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U.S., Arab partners launch first strikes in Syria

By Missy Ryan and Phil Stewart

The United States and several Gulf Arab allies launched air and missile strikes on Islamic State strongholds in Syria on Tuesday, U.S. officials said, opening a new, far more complicated front in the battle against the militants.

“I can confirm that U.S. military and partner nation forces are undertaking military action against (Islamic State) terrorists in Syria using a mix of fighter, bomber and Tomahawk Land Attack Missiles,” Rear Admiral John Kirby, Pentagon press secretary, said in a statement.

“Given that these operations are ongoing, we are not in a position to provide additional details at this time.”

A U.S. official, speaking on condition of anonymity, said that Saudi Arabia, the United Arab Emirates, Jordan and Bahrain were all involved, although their exact roles in the military action were unclear. Qatar played a supporting role in the air strikes, the official said.

Another official said at least one U.S. ship had launched surface-to-surface Tomahawk cruise missiles. Armed U.S. drones were also used in the attacks.

The targets included Raqqa city, the headquarters of Islamic State, an extremist Sunni Muslim force that has seized large expanses of territory in Iraq and Syria and proclaimed a caliphate erasing borders in the heart of the Middle East.

Syrian state television said the United States informed Syria’s U.N. representative on Monday that Islamic State targets would be hit in Raqqa, which is 400 km (250 miles) northeast of Damascus.

U.S. officials and the Syrian Observatory for Human Rights, a monitoring group that tracks violence in the Syrian war, said buildings used by the militants, their weapons supplies and checkpoints were targeted in the attacks on Raqqa. Areas along the Iraq-Syria border were also hit.

“There are tens of wounded and dead,” Rami Abdulrahman, head of the Observatory, which gathers information from a network of activists on the ground, told Reuters by phone.

The addition of Arab allies was seen as crucial for the credibility of the American-led campaign. U.S. allies in the Middle East are skeptical of how far Washington will commit to a conflict in which nearly every country in the region has a stake, set against the backdrop of Islam’s 1,300-year-old rift between Sunnis and Shi’ites.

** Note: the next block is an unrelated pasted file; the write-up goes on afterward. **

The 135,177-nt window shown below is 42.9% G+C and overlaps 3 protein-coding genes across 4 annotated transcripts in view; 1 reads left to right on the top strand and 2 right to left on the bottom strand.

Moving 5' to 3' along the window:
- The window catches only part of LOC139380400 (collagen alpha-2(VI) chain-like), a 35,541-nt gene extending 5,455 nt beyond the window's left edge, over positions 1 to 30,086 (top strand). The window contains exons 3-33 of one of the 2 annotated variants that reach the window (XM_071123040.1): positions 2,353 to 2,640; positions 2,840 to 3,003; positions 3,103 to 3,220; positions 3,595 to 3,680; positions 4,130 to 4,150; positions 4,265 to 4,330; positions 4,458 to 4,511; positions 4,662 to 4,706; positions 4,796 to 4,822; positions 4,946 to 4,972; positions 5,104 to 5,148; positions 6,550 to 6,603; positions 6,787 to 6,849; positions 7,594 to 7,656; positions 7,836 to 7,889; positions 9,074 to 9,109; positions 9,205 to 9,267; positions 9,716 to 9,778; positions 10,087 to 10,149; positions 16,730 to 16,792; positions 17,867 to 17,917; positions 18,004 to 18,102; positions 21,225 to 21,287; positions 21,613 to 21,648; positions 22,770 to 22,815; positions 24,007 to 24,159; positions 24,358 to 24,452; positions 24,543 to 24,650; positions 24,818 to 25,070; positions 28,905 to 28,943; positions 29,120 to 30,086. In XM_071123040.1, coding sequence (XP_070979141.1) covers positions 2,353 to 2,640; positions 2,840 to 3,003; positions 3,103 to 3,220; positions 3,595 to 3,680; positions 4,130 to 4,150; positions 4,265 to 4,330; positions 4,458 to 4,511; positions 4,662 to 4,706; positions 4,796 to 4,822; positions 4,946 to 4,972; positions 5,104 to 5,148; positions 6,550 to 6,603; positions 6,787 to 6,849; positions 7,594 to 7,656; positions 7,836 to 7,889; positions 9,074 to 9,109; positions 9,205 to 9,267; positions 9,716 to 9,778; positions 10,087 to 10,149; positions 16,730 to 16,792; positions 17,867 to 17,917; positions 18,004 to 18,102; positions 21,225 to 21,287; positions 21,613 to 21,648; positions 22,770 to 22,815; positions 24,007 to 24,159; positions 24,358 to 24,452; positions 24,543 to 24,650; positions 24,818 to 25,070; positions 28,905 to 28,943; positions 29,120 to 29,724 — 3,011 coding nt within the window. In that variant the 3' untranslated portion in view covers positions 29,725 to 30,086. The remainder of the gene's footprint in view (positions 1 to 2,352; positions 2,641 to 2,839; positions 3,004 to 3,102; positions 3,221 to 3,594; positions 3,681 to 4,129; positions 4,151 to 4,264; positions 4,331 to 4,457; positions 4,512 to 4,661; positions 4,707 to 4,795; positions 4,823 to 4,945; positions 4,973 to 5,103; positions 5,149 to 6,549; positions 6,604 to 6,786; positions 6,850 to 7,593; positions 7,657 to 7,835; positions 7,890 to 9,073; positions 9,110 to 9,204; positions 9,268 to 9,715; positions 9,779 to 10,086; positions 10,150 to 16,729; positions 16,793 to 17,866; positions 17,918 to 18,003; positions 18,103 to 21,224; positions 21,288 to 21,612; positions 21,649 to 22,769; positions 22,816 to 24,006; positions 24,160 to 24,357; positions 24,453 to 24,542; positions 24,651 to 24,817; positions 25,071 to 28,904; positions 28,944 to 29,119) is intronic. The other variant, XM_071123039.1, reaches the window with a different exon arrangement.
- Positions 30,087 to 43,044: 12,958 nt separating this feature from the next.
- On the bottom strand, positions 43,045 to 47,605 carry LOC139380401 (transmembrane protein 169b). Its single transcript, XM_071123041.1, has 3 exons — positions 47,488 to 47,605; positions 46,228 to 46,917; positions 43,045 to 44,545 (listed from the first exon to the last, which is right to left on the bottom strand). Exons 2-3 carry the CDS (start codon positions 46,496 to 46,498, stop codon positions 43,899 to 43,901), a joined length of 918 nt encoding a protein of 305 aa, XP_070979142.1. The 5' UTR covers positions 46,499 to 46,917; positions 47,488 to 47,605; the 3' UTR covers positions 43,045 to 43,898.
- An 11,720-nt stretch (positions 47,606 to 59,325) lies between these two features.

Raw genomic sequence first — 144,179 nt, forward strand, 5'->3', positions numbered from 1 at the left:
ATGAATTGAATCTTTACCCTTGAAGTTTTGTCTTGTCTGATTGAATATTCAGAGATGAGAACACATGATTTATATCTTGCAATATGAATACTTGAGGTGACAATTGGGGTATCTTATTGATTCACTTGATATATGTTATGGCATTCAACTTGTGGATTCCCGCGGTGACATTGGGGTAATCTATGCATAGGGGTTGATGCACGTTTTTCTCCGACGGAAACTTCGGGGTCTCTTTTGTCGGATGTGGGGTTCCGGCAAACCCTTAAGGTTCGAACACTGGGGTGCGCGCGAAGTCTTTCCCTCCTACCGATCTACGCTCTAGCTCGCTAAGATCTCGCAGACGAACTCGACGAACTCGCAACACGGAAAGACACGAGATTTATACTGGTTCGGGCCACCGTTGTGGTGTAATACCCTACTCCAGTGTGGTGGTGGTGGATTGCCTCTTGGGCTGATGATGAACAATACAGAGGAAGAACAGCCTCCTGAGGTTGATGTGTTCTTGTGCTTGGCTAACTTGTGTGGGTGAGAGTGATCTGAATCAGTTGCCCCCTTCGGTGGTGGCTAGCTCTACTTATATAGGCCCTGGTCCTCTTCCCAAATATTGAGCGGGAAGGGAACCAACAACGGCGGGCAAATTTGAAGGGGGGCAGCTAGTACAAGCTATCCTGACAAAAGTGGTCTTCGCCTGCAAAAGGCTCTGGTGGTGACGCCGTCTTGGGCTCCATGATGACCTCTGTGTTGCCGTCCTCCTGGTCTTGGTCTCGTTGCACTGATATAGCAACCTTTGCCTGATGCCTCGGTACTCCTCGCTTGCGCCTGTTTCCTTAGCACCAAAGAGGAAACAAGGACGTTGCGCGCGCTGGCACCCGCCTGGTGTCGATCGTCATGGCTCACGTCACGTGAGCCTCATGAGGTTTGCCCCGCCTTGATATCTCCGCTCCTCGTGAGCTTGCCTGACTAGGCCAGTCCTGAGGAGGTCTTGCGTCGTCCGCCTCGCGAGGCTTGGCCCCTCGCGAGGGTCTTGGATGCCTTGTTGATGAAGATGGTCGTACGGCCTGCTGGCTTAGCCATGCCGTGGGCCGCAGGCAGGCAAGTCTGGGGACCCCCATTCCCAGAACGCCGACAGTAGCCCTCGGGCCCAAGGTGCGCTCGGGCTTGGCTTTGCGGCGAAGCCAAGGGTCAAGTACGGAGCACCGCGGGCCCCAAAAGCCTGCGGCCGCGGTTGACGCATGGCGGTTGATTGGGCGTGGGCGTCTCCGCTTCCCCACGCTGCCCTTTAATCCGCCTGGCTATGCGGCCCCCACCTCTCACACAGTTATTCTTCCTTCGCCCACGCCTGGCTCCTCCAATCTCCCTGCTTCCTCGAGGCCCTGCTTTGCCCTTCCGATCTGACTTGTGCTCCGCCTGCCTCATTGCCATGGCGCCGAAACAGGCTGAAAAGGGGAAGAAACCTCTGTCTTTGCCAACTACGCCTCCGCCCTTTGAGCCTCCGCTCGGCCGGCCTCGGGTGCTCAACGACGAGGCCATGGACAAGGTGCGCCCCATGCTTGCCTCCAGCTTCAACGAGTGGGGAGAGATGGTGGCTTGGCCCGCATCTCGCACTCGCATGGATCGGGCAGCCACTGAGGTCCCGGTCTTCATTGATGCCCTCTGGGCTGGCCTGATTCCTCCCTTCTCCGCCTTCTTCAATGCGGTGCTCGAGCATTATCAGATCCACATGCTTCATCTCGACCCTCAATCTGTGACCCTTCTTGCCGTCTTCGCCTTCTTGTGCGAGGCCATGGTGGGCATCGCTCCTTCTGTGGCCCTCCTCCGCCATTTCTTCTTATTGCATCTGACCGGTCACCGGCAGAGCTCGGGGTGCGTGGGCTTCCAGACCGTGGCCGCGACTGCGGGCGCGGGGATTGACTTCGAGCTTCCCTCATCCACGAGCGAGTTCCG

As part of U.S. efforts to build the coalition, Secretary of State John Kerry traveled to New York at the weekend, ahead of the start of United Nations General Assembly meetings, for talks with counterparts from Arab and European allies to discuss plans to defeat Islamic State and hear their views on how they might participate.

POWERFUL AIR FORCES

On Monday, Kerry met Saudi Foreign Minister Saud al-Faisal and British Foreign Secretary Philip Hammond, and participated in a meeting of more than a dozen countries, including Arab Gulf States, on the conflict in Libya.

A senior administration official said U.S. plans “to expand our efforts to defeat (Islamic State) were discussed without specifics” during meetings but declined to elaborate.

Several Arab states have powerful air forces, including Saudi Arabia and the United Arab Emirates. Saudi Arabia has also already agreed to host U.S. training of Syrian opposition fighters.

But many Gulf Arab states have been reluctant to be seen aggressively joining the U.S. campaign, fearing in some cases reprisals by extremists or forces loyal to the Syrian government.

The strikes took place hours before Obama goes to New York for the U.N. General Assembly where he will try to rally more nations behind his drive to aggressively take on Islamic State.

Obama had shied away from getting involved in Syria’s civil war a year ago, seeing no positive outcome for the United States, but the rise of Islamic State and the beheading of two American captives forced him to change course.

General Lloyd Austin, commander of the U.S. military’s Central Command, made the decision to conduct the strikes under authorization granted to him by Obama, Kirby said.

“We will provide more details later as operationally appropriate,” Kirby said.


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